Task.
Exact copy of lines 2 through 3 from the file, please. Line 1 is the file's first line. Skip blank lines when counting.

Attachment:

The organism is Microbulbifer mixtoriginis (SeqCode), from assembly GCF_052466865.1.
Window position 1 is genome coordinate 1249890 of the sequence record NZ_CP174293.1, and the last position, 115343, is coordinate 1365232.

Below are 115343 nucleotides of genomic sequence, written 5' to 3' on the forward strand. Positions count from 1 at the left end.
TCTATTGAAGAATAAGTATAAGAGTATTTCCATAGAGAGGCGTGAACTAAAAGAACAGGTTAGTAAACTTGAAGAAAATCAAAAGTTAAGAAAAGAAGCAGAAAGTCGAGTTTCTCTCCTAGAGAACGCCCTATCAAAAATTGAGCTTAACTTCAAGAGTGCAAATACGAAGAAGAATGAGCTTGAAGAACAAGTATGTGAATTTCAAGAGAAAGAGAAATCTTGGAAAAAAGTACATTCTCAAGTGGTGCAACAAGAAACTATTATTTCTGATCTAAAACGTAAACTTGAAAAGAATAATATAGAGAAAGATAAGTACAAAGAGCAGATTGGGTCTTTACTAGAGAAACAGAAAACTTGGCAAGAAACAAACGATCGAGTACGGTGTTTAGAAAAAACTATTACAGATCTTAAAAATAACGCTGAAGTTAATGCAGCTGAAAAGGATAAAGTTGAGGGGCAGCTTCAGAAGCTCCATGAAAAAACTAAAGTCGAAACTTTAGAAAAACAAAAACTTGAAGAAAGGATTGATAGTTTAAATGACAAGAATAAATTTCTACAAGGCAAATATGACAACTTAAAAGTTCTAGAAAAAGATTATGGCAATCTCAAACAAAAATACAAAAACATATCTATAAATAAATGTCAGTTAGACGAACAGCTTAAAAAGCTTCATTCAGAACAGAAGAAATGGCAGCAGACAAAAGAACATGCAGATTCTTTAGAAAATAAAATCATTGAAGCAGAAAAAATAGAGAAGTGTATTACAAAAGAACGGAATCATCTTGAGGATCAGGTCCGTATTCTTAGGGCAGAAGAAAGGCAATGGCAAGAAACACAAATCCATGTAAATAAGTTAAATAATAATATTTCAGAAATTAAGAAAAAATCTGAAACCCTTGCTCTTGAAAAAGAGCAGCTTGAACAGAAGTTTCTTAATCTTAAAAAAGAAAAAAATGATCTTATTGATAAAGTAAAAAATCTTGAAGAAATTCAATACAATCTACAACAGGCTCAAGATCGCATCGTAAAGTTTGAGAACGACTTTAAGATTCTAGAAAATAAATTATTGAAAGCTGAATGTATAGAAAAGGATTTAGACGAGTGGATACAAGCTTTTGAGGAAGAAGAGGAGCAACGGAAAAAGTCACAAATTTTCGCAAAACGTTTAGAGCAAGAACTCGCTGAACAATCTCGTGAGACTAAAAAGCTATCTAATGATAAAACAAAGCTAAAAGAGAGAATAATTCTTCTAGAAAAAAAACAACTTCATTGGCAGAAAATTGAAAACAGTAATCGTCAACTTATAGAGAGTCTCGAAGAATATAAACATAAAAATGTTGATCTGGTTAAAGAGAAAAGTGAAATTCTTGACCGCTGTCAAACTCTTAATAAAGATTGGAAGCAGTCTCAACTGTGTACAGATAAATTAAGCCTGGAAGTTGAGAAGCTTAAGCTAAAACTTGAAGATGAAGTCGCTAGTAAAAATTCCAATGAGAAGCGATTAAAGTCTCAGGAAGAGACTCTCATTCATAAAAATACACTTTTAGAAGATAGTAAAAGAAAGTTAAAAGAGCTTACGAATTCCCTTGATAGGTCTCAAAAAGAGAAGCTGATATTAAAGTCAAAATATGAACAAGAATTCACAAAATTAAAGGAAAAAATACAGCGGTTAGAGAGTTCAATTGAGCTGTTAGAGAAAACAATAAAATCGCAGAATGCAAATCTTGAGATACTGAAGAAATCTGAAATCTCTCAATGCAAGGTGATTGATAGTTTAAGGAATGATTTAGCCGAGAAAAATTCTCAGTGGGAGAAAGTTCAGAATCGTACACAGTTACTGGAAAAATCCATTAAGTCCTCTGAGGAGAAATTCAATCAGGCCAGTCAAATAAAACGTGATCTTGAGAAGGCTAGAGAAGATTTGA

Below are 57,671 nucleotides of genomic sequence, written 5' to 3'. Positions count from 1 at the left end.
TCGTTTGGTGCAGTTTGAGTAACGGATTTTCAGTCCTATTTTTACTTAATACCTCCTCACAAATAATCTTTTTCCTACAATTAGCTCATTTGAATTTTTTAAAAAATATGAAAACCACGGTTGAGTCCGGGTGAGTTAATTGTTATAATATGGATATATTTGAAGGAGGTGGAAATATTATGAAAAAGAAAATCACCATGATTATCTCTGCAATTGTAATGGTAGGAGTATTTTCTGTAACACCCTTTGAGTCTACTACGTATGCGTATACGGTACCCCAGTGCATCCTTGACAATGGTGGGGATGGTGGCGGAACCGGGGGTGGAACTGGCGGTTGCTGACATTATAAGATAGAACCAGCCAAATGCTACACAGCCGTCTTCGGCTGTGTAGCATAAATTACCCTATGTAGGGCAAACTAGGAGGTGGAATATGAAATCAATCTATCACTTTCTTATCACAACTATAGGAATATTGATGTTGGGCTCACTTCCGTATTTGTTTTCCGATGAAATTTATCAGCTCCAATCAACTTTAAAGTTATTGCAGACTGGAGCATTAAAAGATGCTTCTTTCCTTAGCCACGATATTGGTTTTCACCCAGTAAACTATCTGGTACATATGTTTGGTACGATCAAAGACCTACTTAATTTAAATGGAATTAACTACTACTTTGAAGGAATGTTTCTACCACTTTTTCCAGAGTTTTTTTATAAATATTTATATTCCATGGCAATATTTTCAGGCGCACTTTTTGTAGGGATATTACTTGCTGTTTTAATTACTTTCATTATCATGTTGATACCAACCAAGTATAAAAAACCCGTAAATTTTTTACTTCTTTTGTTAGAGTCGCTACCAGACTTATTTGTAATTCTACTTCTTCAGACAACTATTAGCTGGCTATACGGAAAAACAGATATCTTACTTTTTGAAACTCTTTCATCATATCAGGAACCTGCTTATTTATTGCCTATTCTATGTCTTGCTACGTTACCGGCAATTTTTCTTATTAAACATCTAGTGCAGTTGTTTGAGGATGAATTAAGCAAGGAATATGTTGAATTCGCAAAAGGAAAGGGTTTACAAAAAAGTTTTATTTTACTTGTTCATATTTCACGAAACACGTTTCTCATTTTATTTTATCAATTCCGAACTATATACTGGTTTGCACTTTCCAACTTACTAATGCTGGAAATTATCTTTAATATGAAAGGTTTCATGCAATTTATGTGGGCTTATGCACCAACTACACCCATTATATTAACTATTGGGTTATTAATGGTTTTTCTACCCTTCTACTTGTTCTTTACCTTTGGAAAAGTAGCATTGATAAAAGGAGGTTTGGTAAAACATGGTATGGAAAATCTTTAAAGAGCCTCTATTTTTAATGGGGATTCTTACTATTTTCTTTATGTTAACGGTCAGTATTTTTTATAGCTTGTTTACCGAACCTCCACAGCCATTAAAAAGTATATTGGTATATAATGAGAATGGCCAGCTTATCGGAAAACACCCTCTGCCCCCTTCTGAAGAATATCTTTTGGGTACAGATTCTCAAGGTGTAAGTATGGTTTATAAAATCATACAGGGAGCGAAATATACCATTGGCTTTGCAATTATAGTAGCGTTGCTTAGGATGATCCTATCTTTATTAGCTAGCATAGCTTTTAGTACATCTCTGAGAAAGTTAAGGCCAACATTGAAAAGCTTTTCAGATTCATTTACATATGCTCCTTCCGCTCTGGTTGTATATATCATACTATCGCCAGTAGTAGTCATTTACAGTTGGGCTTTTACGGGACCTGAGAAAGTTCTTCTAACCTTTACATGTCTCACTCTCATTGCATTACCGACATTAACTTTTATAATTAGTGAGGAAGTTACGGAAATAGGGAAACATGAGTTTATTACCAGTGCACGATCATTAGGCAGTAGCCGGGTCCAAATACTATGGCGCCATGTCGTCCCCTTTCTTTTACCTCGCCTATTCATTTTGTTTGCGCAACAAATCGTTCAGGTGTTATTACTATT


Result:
Window position 1 is genome coordinate 1249890 of the sequence record NZ_CP174293.1, and the last position, 115343, is coordinate 1365232.

Below are 115343 nucleotides of genomic sequence, written 5' to 3' on the forward strand. Positions count from 1 at the left end.